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Line of African Americans under billboard picturing smiling happy white people, with text reading "There's no way like the American way"

Phil Thompson on the Historical Fight for Civil and Economic Rights

J. Phillip Thompson III

J. Phillip Thompson III

Urban planner and political scientist more

Race & Ethnicity Movement Strategy & History

Massachusetts Institute of Technology’s Phil Thompson discusses the historical opposition to slavery as a labor system, and the Black struggle to advance economic and human rights.


One of the most profound movements and one of the first real social movement in American history was all about slavery, and that’s labour. And it was about creating a different kind of democracy, different kind of way of thinking about the economy, and I think these battles aren’t over. The African-American portion of American wealth as a whole is 3% today and the last time when it was 3% was in 1868, three years after slavery ended…

African-Americans going back to before the Civil War—the earliest African-American spokespersons and writers and leaders like Frederick Douglass and others argued that the fundamental feature of the American economy was dehumanization, and they also argued that you can’t have a democratic constitution and an economic system that degrades and exploits people. Many of the radical republicans who fought for the Civil War and in the Civil War believed the same thing.

I think the true intent of the 13th amendment wasn’t just to eliminate chattel slavery, it was to eliminate all forms of economic oppression and create what we would now call living wages for everybody. I think that was the true intent. But these things were overthrown, after the Civil War there was a counterrevolution—Lincoln’s assassination, the destruction of reconstruction, we got segregation which wasn’t just about making white people feel superior, it was about a cheap labour force which persisted.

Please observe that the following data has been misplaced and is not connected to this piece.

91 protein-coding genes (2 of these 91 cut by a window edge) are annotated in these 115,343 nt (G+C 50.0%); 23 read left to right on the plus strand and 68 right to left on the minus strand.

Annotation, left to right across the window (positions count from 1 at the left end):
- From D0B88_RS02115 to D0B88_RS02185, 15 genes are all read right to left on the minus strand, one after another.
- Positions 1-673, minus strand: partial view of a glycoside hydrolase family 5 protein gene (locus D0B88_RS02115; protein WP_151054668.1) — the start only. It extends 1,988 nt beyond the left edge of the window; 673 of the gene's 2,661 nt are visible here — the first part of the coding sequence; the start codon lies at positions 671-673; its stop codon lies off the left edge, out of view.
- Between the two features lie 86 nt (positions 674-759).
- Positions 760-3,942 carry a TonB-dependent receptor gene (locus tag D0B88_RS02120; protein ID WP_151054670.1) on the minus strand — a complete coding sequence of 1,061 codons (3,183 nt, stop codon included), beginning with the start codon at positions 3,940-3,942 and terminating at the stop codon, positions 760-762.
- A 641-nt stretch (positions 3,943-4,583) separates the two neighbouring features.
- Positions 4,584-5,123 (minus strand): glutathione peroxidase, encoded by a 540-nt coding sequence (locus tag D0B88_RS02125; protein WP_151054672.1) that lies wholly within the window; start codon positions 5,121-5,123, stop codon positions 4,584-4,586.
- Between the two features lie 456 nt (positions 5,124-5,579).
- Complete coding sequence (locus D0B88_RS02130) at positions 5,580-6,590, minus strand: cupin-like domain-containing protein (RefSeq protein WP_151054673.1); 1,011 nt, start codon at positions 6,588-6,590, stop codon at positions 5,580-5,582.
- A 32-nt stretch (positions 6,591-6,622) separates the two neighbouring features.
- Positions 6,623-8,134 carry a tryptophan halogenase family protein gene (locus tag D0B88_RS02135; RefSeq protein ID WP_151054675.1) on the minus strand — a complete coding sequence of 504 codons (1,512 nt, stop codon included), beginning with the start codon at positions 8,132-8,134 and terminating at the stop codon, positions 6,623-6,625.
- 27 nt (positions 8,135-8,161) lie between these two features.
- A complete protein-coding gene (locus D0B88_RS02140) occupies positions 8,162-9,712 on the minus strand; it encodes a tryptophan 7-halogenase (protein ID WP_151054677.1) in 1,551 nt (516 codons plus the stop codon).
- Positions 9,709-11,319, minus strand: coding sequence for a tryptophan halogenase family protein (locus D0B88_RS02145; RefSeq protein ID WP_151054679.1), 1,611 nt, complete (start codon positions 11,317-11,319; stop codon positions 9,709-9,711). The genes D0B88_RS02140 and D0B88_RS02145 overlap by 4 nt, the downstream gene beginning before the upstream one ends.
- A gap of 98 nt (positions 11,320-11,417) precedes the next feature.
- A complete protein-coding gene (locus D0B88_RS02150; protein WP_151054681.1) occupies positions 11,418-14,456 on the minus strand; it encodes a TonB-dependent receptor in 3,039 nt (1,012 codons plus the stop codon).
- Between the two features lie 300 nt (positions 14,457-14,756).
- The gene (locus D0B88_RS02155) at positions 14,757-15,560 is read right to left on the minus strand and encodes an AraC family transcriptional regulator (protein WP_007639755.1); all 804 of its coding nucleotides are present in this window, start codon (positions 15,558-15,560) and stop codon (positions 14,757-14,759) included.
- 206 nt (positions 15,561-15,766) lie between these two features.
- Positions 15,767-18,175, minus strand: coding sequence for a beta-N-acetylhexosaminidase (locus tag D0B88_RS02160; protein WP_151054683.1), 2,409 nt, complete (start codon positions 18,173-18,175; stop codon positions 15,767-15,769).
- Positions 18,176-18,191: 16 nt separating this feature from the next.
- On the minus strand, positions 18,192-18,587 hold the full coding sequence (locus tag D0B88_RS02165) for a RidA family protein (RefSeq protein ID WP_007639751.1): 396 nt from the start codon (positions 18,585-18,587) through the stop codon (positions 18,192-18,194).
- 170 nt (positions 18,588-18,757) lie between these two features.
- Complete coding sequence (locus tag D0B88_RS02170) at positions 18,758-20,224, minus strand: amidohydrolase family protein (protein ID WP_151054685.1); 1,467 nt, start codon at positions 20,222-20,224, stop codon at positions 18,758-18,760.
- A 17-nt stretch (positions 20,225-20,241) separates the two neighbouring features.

The 1963 March on Washington, where everyone sees Martin Luther King’s “I Have a Dream” speech, well, King wasn’t the head of that march. A. Phillip Randolph was, the first black trade union president. The demand for the march was for jobs and freedom, jobs came even before freedom.


That sort of dream of a new kind of economy was tightly connected with thinking about voting rights and a new kind of politics, and when African-Americans said we refuse to work as, basically, semi-slave labourers with no voting rights and no protections, and my generation said “we’re not gonna do that work our parents did,” then employers started bringing undocumented immigrants into the country to work with no rights and no protections, and when the Government said “well, what are we gonna do with all these young folks like me who don’t wanna do this kind of semi-slave work?”—they didn’t reform the economy, they said “let’s lock’em up,” and we got mass incarceration.

And so I think all of these things are related to our history, all of these things are part of the challenge of changing the system and the system connects these things.

J. Phillip Thompson III

J. Phillip Thompson III

Urban planner and political scientist more

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